♪ i got the tv on, the sound turned down and a bottle of wine ♪ ♪ there's pictures of you and i on the walls around me ♪ ♪ the way that it was and could have been surrounds me ♪ ♪ i'll never get over you walkin' away ♪ ♪ i've never been the kind to ever let my feelings show ♪ ♪ and i thought that bein' strong meant never losin' your self-control ♪ ♪ but i'm just drunk enough to let go of my pain ♪ ♪ to hell with my pride, let it fall like rain ♪ ♪ from my eyes ♪
♪ tonight i want to cry ♪ ♪ ♪ ♪ i've never been the kind to ever let my feelings show ♪ ♪ and i thought that bein' strong meant never losin' your self-control ♪ ♪ but i'm just drunk enough to let go of my pain ♪ ♪ to hell with my pride, let it fall like rain ♪ ♪ from my eyes ♪ ♪ tonight i wanna cry ♪♪ [cheers and applause]
>> kelly: welcome to "the kelly clarkson show"! give it up for my band, y'all! [cheers and applause] that was keith urban's "tonight i wanna cry." it's a great song. what is your connection to that song, alexis? >> my connection to the song it embodies the feeling i had with my mom passed away a couple of years ago. i was in palo alto in a condo and sitting in front of the tv with the tv turned down and a glass of wine. immediately in that moment, instead of letting it go emotionally, i was able to embody her presence. the song reminds me of strength and how things happen for me and never to me. [cheers and applause] >> kelly: i love that, awesome. thank you so much. from the new hbo series that i love, "the gilded age," louisa jacobson is here. then in honor of women's history month, we are hanging out with l.a.'s first-ever fire chief. [cheers and applause] plus, country sensation
chris janson is performing! our gas to happens to be a oscar-winning actress , she went toe-to-toe with batman and "the dark night. you can see her alongside jared leto in "wecrashed." it's an amazing show, got to watch it. give it up for anne hathaway! ♪ ♪ [cheers and applause] ♪ ♪ >> kelly: oh, my gosh! [cheers and applause] >> anne: thank you! >> kelly: i love the color. i was like, you wear your colors today. you have a cool ritual about relaxing, distressing, which i think is awesome. >> anne: thank you very much. it's a ritual, it is helpful if you have a grill or backyard, right now i live in new york, so
i haven't been able to do it for a while. life is life and we all kind of get overwhelmed sometimes. one of the things i like to do, you light a candle, set a timer for 12 minutes, get some paper, pen, and then just write for 12 minutes. you don't even think about what you are writing, you don't even read it back, then a 12 minutes, you stop a timer, you set the thing on fire. >> kelly: that sounds awesome! >> anne: it's really great. they are something really wonderful about taking all the stuff that was making you so worked up and off your center and destabilized, that you could probably scream. and watch it turn into ash, turn into nothing. it is really powerful. >> kelly: i love that. turning into ash, that is nice. >> anne: it is. we are complicated creatures. by the way, alexis, that was a beautiful story about your mom. thank you for sharing. >> kelly: i know and she looks so beautiful today too. [applause] so we are both turning 40 this year. >> anne: we are both turning 40. >> kelly: i'm excited.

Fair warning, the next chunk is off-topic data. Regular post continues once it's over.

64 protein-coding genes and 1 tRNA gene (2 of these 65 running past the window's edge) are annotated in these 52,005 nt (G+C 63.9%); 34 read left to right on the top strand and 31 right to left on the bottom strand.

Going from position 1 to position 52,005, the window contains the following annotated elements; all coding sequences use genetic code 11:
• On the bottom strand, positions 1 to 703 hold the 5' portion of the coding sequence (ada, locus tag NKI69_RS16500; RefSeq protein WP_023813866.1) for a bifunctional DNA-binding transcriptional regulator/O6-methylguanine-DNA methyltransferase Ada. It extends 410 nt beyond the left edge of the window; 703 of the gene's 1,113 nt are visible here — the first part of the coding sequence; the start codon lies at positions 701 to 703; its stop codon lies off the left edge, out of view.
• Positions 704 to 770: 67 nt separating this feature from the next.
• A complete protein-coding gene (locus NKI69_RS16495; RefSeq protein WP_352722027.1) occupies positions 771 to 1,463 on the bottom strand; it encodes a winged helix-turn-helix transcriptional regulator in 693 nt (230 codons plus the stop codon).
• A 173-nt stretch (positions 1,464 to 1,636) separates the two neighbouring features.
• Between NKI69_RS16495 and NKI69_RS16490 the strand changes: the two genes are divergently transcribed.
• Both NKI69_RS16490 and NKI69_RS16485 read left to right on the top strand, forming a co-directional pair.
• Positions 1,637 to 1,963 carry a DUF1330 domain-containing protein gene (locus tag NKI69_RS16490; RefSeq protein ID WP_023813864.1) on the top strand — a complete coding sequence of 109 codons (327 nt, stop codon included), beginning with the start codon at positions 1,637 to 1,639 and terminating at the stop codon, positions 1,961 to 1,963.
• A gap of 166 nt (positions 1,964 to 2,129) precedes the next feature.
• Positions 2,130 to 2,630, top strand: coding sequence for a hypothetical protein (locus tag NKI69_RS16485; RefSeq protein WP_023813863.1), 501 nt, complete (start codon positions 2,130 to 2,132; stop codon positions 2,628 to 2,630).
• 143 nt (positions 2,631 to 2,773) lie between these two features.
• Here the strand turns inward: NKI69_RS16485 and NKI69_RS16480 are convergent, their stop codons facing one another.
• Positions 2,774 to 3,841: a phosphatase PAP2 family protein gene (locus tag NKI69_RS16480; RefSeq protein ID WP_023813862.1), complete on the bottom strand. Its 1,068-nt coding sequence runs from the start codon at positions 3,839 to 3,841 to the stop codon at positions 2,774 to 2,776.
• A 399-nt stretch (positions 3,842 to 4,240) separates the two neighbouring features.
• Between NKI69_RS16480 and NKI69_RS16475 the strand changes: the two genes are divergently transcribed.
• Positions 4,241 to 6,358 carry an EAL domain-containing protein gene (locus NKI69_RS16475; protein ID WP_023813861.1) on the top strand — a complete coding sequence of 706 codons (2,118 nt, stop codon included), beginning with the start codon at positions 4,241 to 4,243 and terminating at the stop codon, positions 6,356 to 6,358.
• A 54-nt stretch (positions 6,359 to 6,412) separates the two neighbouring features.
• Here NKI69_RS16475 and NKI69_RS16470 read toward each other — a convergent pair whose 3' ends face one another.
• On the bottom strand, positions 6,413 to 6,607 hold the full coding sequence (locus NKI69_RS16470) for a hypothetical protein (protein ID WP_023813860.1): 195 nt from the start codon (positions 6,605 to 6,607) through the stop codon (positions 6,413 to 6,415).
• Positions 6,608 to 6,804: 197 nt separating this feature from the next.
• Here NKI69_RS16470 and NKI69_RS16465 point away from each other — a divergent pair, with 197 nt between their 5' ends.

i know a lot of women in the industry get weird about age. i love it. i feel like life gets exponentially better every year. >> anne: i get more comfortable every year and i get more grateful. i feel like staying grateful is getting easier. i don't know, i think a little bit of it is, you are probably the same way being in the music industry, you have the opportunity to learn from so many people that came before. i have always had friends from older generations. so for me, aging never seemed like a big deal because i have always had friends those ages. but i have lost a few friends that have shifted and i realized that i am over the halfway point if i go at the same point as them. so the way i am holding it, yeah, you are turning 40. you might be closer to the end than the beginning. get to the good stuff. [applause] you don't know. >> kelly: i love that. >> anne: the world is the world right now. so if you have the opportunity
to choose joy, then i think we are obliged to take it, frankly. [cheers and applause] >> kelly: absolutely. i love also that you said shifted. i always think it is weird how people are always like, you know, friends -- there are seasons were some relationships in our lives and i think that is important that that is okay. i like that you said "shifted." >> anne: i don't like to say they are lost. by the way come i don't usually talk about the stuff personally, i am turning red. you are really good at what you do. i like shifted -- >> kelly: it's nice. >> anne: i think it is softer and to me feels more honest. >> kelly: absolutely. because that might not be the end of the story. >> anne: that's what i mean. >> kelly: people come and go pray that is something i learned -- it is funny, because you said i'm from the music indi think everybody, there are literally so many different types of ages. so many generations and what we do, especially on tour. that's awesome. i think you learned from all of the different people and i think that people come and go and it's nice.